Strasbourg, 14.09.2023 – A report released today by the Committee of Experts which monitors compliance with the Council of Europe’s European Charter for Regional or Minority Languages acknowledges that Romania has a solid legal framework and policies for the protection of minority languages, including in education, but regrets that the population threshold for their use in the administration is too high.
The European Charter for Regional or Minority Languages applies to 20 languages in Romania. Ten languages (Bulgarian, Croatian, Czech, German, Hungarian, Russian, Serbian, Slovak, Turkish and Ukrainian) enjoy higher protection since Romania has made additional commitments to promoting them in public life, particularly as regards their use in education, justice, public administration, media, economic and social life, culture, and transfrontier exchanges. The Charter also protects Albanian, Armenian, Greek, Italian, Macedonian, Polish, Romani, Ruthenian, Tatar and Yiddish.
The Committee of Experts highlights that Romania´s system for protecting minority languages shows best practices in many areas. The Romanian Constitution and specific laws provide a general protection framework, and large financial support is provided to 19 national minority organisations to promote their culture and languages.
However, the Committee of Experts expresses its concern that the 20% threshold in the national legislation for the use of minority languages in the administration seems to be too high and, if applied inflexibly, deprives speakers of minority languages of the full protection provided by the Charter. Following the 2021 census, which reflected a decrease in the national minorities population, the Committee of Experts calls on the authorities to consider the census results only as one indicator among others.
Considering that Romani is spoken as a mother tongue by at least 199,000 persons in the country and that it is estimated that the number of speakers is much higher, the Committee of Experts recommends that the Romanian authorities further promote the presence of Romani in public life, particularly in education.
Although German and Hungarian benefit from a very favourable situation in education, the report calls on the authorities to swiftly address the shortage of teachers – which also seriously affects Czech and Romani – including through incentives to make the profession more attractive.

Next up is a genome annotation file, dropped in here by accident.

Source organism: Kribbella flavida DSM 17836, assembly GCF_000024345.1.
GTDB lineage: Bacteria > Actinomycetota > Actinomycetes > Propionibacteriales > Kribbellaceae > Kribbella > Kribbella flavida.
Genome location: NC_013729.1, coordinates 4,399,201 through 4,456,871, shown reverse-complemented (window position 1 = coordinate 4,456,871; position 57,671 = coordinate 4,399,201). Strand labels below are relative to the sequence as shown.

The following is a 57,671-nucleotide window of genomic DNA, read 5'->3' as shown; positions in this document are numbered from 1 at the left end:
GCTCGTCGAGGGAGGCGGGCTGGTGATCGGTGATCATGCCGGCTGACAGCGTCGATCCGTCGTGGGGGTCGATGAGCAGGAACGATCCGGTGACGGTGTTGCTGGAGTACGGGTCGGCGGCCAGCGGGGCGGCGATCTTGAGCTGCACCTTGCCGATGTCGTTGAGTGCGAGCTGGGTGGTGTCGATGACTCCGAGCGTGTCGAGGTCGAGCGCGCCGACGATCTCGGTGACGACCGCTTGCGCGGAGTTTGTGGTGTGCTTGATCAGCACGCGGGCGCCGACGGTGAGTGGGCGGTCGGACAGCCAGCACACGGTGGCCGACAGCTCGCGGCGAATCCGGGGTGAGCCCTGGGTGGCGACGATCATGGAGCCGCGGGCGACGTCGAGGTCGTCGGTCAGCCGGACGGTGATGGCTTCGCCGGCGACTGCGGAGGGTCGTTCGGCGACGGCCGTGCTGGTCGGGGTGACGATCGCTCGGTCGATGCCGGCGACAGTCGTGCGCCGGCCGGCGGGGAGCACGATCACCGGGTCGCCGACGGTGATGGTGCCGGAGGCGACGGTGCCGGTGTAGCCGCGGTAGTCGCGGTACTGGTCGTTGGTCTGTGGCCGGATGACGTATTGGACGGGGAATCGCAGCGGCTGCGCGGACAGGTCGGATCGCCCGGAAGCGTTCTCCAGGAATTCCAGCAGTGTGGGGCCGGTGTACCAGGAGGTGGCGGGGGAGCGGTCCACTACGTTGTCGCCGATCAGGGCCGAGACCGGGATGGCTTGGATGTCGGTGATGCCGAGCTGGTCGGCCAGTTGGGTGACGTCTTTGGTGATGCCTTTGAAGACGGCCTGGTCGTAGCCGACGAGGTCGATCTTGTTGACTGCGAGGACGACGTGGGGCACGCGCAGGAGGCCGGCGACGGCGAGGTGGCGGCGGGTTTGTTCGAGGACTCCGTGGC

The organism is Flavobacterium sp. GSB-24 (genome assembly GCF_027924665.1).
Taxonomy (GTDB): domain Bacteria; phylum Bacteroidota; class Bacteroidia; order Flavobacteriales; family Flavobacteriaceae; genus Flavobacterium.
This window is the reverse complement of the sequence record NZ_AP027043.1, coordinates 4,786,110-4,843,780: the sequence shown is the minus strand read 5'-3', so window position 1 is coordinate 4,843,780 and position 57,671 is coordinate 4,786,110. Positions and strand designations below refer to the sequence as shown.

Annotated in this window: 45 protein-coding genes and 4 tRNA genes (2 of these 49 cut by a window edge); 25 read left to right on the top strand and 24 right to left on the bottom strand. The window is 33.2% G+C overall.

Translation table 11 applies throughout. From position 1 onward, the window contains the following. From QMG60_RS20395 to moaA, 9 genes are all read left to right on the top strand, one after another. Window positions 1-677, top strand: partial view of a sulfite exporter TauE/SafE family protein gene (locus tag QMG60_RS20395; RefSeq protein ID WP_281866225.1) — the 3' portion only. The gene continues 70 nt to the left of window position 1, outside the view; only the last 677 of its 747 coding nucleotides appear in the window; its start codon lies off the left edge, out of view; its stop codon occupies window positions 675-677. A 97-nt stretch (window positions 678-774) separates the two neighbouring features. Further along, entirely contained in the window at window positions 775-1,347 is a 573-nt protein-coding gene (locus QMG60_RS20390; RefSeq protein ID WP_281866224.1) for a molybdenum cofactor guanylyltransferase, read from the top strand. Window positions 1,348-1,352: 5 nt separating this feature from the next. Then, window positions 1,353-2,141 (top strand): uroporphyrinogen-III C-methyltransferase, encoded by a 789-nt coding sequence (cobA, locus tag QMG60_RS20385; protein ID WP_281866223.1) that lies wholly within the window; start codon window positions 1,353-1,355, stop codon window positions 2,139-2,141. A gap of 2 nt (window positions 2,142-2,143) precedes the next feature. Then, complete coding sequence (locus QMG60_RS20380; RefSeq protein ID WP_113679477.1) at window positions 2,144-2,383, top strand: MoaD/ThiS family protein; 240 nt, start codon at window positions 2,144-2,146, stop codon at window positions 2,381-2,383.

As regards the use of some minority languages in judicial proceedings, the Committee of Experts regrets that persons submitting written documents in a minority language bear the extra costs of translation in civil and administrative proceedings, in contradiction with the provisions of the Charter.
Finally, the report praises the strong and comprehensive offer of cultural activities in minority languages, the satisfactory offer of radio programmes and that the Romanian Television has specific programming in Hungarian, German and other minority languages.
The third evaluation report of the Committee of Experts of the European Charter for Regional or Minority Languages is based on the information provided by governmental and non-governmental sources, including that obtained during its visit to Romania in February 2023.
A summary of the evaluation report is also available in Romanian.
The European Charter for Regional or Minority Languages is the Council of Europe’s convention designed to protect and promote states parties’ traditional regional or minority languages and enable speakers of these languages to use them in both private and public life. Its implementation is monitored by an independent Committee of Experts. The treaty entered into force on 1 March 1998 and is now in force in 25 states.